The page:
Our microbial ecology journal club, in addition to being fun and educational, is a limitless source of data presentation examples both wonderful and terrible. Here’s a recent example that drives me up the wall. It’s from a study  on correlations between pre-term births and various chemicals that may or may not be associated with … Continue reading When Should You Make a Plot of p-values? Never.
About a recent paper from my lab: B. H. Schlomann and R. Parthasarathy, “Gut bacterial aggregates as living gels,” eLife, 10: e71105 (2021). DOI: 10.7554/eLife.71105. What do gut bacterial colonies look like? My group has been exploring this question for years, and ever since our first forays peering inside larval zebrafish it has been evident … Continue reading Living Gels
About a paper from my lab  on competition and cooperation among gut microbes. Is the whole more than the sum of its parts? This question arises throughout the sciences, as one wonders whether understanding the constituents of some system suffices to understand the system as a whole. Sometimes the answer is “yes.” Electromagnetic fields, … Continue reading Tossing Starfish from the Tidepools — Gut Microbiome Edition
About a new paper from my lab  on why gut bacteria swim, and whether their host cares. Many bacteria swim. It’s a great way to explore one’s surroundings, run away from toxins, or move toward regions with more food. Over the past several years, as we’ve used 3D microscopy to peer inside zebrafish to … Continue reading Putting the brakes on gut bacteria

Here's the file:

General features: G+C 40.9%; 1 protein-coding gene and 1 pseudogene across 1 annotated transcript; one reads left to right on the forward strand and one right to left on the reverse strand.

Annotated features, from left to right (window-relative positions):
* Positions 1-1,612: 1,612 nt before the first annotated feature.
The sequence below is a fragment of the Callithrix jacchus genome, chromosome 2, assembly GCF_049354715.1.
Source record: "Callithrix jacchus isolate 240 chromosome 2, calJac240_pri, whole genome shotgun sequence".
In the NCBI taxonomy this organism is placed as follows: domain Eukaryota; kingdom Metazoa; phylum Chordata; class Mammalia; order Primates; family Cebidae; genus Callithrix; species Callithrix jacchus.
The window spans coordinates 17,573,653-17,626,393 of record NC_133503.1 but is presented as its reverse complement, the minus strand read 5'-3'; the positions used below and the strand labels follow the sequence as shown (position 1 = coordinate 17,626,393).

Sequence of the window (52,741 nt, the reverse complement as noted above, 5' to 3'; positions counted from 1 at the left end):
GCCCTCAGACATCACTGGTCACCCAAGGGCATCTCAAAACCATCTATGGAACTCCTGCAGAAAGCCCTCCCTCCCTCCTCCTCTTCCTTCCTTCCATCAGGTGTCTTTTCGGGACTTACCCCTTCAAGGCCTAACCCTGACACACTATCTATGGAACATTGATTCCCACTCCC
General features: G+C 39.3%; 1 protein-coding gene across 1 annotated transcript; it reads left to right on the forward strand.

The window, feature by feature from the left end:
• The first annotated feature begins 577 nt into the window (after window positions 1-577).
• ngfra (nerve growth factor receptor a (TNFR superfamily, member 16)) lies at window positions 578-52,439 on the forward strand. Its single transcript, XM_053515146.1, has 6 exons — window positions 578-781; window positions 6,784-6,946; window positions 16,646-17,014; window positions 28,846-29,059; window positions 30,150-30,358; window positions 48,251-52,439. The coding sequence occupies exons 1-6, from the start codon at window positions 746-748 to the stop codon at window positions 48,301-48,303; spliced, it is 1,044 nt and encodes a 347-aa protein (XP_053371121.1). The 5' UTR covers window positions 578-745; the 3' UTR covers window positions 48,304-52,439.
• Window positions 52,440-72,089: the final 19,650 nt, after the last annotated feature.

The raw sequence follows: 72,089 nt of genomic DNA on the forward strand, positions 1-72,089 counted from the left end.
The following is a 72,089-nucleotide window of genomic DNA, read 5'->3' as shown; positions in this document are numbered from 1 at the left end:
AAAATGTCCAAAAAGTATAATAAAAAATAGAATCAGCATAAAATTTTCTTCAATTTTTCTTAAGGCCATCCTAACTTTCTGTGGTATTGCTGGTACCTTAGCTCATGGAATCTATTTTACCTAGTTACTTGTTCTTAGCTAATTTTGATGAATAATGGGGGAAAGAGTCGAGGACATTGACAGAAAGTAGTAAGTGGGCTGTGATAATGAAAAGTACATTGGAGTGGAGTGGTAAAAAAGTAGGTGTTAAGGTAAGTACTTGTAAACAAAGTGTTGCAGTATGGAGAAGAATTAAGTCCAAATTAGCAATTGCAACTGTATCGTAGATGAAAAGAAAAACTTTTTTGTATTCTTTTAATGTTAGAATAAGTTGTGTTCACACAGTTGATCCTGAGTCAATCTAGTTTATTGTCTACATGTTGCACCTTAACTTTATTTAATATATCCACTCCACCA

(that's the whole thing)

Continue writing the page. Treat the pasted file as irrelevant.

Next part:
Synopsis: In a recent paper from my lab , we report on watching gut bacteria get pummeled by low doses of antibiotics. The antibiotics induce changes in the spatial organization of the microbes, with major consequences for their ability to persist in the gut. Motivations At high enough doses, antibiotic drugs will kill bacteria, or at … Continue reading An intestinal amplifier for antibiotics
I decided to make a version of the abstract for my upcoming presentation at the March Meeting of the American Physical Society that (i) has a movie, and (ii) is revised slightly from the version I submitted a few months ago. My talk is one of two invited talks at a pair of focus sessions … Continue reading Bacterial behaviors and the physical landscape of the zebrafish gut [APS talk abstract]
Are there general laws governing the gut microbiome? This is an important question if we’re to make sense of how the microbial ecosystem inside each of us influences health and disease, without being overwhelmed by its diversity and complexity. It’s also the question that, almost verbatim, starts off a recent paper from my lab, … Continue reading Kepler, Newton, and Gut Microbes
Synopsis: A blurb about a recent paper from my lab , on our discovery that the bacterium that causes cholera can manipulate the mechanical environment of an animal gut to expel resident bacteria. Introduction: cholera’s tools, and ours Cholera killed more people in the 19th century than any other epidemic disease, and it continues to … Continue reading New Tricks from an Old Bacterium
An extremely long post, mainly written to have something to point people to as a commentary on some recent work. A new paper from my lab came out recently in PLOS Biology, on watching and learning about the competition between gut microbes. I like the paper a lot, and, with one possible exception, it took more hard labor … Continue reading How are your intestines like a tide pool?